by Structured Settlement Watchdog®
The prosecution of a case against a Texas retirement planning firm is a torpedo across the bow for those who are peddling structured settlement payment rights as annuities.
Last month the Securities and Exchange Commission(SEC) Monday said that it had charged a retirement planning firm and its principals who host a financial radio show with falsely telling investors that interests in life settlements they offered and sold were “guaranteed,” “safe as CDs” and “federally insured.”
The complaint, filed in the U.S. District Court for the Northern District of Texas against Novers Financial and its principals Christopher A. Novinger and Brady J. Speers states that while Novinger and Speers marketed themselves as “The Low Risk, Safe Money Guys,” they "possess little to no training relating to securities and non-insurance related financial products, including life settlements," and that they "have repeatedly been sanctioned by regulatory authorities," including the Oklahoma Department of Securities. The SEC alleged that between 2012 to 2014, they sold approximately $4.3 million in life settlement interests to 26 investors and between them pocketed over $510,000 in commissions
The SEC also alleges that they used a bogus “net worth calculator” that improperly qualified some prospective investors for purchases by including income that investors hadn’t received, such as future pension and Social Security benefits.
A spokesperson for the Fort Worth office of the SEC stated “No matter what a salesperson tells you, interests in life settlements are never guaranteed, risk-free or federally insured", according to an article published alst month in Think Advisor.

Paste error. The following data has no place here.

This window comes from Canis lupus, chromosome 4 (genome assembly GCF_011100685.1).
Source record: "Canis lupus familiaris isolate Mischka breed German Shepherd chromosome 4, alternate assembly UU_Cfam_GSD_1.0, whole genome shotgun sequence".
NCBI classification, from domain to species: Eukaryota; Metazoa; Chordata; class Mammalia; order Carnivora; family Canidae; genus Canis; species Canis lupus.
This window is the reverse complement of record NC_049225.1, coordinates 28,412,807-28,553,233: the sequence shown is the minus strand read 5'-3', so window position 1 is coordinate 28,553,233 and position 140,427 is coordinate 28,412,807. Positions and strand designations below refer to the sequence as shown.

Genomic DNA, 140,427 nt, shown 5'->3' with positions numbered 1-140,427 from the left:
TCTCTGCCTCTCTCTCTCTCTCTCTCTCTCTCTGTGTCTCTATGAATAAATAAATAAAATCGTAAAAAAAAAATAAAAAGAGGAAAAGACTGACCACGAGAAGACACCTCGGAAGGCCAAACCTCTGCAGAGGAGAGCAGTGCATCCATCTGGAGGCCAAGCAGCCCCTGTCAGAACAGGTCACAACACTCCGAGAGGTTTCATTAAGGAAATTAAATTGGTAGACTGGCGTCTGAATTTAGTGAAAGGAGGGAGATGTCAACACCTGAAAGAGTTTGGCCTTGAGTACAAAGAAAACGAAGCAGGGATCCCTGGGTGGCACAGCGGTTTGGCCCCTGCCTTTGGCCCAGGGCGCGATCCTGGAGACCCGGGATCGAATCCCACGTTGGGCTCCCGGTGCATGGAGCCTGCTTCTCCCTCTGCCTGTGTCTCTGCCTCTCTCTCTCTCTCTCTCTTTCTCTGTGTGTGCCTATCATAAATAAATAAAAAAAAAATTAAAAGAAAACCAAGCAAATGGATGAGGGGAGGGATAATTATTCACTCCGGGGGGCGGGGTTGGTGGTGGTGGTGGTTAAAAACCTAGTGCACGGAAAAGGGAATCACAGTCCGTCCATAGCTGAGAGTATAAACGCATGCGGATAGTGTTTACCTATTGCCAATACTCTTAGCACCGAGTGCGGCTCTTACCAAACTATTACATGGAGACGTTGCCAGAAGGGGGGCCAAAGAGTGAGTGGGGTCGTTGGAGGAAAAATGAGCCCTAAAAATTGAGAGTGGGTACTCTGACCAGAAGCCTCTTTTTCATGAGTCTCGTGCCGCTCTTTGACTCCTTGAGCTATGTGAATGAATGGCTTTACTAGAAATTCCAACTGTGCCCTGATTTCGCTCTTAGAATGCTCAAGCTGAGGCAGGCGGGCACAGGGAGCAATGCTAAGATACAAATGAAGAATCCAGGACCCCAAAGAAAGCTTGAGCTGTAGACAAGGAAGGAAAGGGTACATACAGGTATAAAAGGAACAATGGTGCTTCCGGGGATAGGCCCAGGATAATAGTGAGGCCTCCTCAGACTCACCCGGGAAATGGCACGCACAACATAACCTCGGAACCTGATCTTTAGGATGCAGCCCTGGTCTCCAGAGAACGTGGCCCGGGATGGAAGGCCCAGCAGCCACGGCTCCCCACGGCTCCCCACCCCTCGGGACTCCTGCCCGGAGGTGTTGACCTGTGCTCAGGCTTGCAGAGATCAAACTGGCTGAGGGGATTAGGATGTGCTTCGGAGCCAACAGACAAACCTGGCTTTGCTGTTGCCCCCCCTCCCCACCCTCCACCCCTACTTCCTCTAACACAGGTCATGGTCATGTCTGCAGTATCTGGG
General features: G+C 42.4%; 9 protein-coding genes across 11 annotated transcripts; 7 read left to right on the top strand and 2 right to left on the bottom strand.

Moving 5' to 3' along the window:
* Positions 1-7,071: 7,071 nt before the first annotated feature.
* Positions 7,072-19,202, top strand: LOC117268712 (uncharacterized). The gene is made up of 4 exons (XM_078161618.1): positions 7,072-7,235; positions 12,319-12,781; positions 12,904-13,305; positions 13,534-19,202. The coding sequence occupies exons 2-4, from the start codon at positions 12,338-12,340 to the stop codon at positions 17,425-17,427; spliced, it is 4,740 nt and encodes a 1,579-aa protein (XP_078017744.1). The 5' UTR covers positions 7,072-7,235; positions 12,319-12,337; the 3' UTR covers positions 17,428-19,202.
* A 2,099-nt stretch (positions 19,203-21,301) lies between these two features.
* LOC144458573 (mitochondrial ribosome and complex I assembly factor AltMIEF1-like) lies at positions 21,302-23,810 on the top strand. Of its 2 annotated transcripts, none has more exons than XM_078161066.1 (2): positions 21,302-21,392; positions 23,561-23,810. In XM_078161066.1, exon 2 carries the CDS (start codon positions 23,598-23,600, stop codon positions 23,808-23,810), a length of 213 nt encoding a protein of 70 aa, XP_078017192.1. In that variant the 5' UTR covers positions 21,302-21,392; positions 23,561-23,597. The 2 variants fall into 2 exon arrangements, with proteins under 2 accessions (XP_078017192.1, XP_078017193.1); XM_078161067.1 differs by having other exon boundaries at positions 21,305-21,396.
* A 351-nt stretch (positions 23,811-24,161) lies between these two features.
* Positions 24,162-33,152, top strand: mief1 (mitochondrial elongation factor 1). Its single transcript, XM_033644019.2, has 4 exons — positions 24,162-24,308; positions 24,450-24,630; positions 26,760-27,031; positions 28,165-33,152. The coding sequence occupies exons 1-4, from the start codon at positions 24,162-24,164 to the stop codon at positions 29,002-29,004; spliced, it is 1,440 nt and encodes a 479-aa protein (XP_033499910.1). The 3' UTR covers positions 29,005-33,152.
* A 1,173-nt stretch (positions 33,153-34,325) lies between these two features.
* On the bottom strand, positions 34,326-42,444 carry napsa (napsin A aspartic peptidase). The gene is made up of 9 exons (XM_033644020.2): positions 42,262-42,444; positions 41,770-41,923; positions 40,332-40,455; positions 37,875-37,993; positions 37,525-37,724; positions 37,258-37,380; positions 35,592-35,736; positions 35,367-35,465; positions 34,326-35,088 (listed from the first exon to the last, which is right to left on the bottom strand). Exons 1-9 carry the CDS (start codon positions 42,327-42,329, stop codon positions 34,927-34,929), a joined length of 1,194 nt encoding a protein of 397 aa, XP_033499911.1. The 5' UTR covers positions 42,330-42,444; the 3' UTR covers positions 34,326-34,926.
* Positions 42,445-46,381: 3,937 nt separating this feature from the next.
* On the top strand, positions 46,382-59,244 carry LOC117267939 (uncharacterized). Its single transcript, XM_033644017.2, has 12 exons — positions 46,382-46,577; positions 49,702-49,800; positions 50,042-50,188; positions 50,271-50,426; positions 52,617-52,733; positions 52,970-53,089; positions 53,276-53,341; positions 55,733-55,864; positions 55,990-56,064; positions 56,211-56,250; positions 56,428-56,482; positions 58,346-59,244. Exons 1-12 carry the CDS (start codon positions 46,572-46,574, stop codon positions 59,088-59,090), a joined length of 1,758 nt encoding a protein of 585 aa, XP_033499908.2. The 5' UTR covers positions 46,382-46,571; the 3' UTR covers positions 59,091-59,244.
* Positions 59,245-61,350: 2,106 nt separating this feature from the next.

Typically life settlement can only be sold to investors who meet certain income or net-worth levels. The SEC alleges that the Defendants manipulated the numbers using a bogus calculator to artificially inflate assets so the investor would "qualify"
In addition to the charges against Novers Financial, Novinger and Speers, the SEC charged ICAN Investment Group LLC and Speers Financial Group LLC for acting as unregistered broker-dealers. The SEC seeks injunctive relief, return of allegedly ill-gotten gains with interest, and financial penalties.
Implications for Structured Settlement Secondary Market?
In 2013 and 2014 before being torpedoed by several of our blogs, a Massachusetts company called SHP Financial was marketing structured settlement payment rights through Twitter, falsely advertising that structured settlement payment rights were just like a CD, even making unauthorized use of insurance company logos and trademarks. to enhance its deceptive marketing ploy.
A number of other companies who sell structured settlement payment rights to investors mislead investors by mislabeling the structured settlement payment rights as annuities. Such mislabeling implies licensing, credentials and regulatory oversight that does not exist for the secondary marketplace and is false.
When are legislators and regulators going to wake up on the structured settlement secondary market and start making the process safer for annuitants and investors?